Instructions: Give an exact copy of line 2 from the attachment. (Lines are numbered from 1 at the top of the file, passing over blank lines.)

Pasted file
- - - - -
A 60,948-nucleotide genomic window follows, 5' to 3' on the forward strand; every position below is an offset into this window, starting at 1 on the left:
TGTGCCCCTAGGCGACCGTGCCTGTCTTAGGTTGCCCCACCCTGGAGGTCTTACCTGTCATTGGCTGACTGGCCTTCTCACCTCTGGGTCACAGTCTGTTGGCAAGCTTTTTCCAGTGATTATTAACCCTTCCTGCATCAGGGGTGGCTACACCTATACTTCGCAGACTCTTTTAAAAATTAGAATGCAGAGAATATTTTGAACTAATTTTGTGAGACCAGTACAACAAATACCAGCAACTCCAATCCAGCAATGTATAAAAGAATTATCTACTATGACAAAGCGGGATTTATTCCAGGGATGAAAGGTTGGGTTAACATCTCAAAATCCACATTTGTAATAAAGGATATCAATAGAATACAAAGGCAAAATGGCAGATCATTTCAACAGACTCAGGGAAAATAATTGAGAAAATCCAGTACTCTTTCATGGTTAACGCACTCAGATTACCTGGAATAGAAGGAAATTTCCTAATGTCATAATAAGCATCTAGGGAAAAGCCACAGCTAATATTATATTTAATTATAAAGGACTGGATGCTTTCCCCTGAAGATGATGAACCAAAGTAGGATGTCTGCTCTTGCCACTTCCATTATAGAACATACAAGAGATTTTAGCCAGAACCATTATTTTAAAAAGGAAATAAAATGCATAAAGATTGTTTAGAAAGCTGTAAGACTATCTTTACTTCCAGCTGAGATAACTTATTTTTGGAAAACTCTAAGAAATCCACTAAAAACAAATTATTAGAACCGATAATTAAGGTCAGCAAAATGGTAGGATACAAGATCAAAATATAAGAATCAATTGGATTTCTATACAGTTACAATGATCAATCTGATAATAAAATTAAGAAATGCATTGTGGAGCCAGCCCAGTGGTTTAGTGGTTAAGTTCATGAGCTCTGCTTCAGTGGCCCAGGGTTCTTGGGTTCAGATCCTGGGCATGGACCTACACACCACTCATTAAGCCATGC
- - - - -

TGTGCCCCTAGGCGACCGTGCCTGTCTTAGGTTGCCCCACCCTGGAGGTCTTACCTGTCATTGGCTGACTGGCCTTCTCACCTCTGGGTCACAGTCTGTTGGCAAGCTTTTTCCAGTGATTATTAACCCTTCCTGCATCAGGGGTGGCTACACCTATACTTCGCAGACTCTTTTAAAAATTAGAATGCAGAGAATATTTTGAACTAATTTTGTGAGACCAGTACAACAAATACCAGCAACTCCAATCCAGCAATGTATAAAAGAATTATCTACTATGACAAAGCGGGATTTATTCCAGGGATGAAAGGTTGGGTTAACATCTCAAAATCCACATTTGTAATAAAGGATATCAATAGAATACAAAGGCAAAATGGCAGATCATTTCAACAGACTCAGGGAAAATAATTGAGAAAATCCAGTACTCTTTCATGGTTAACGCACTCAGATTACCTGGAATAGAAGGAAATTTCCTAATGTCATAATAAGCATCTAGGGAAAAGCCACAGCTAATATTATATTTAATTATAAAGGACTGGATGCTTTCCCCTGAAGATGATGAACCAAAGTAGGATGTCTGCTCTTGCCACTTCCATTATAGAACATACAAGAGATTTTAGCCAGAACCATTATTTTAAAAAGGAAATAAAATGCATAAAGATTGTTTAGAAAGCTGTAAGACTATCTTTACTTCCAGCTGAGATAACTTATTTTTGGAAAACTCTAAGAAATCCACTAAAAACAAATTATTAGAACCGATAATTAAGGTCAGCAAAATGGTAGGATACAAGATCAAAATATAAGAATCAATTGGATTTCTATACAGTTACAATGATCAATCTGATAATAAAATTAAGAAATGCATTGTGGAGCCAGCCCAGTGGTTTAGTGGTTAAGTTCATGAGCTCTGCTTCAGTGGCCCAGGGTTCTTGGGTTCAGATCCTGGGCATGGACCTACACACCACTCATTAAGCCATGC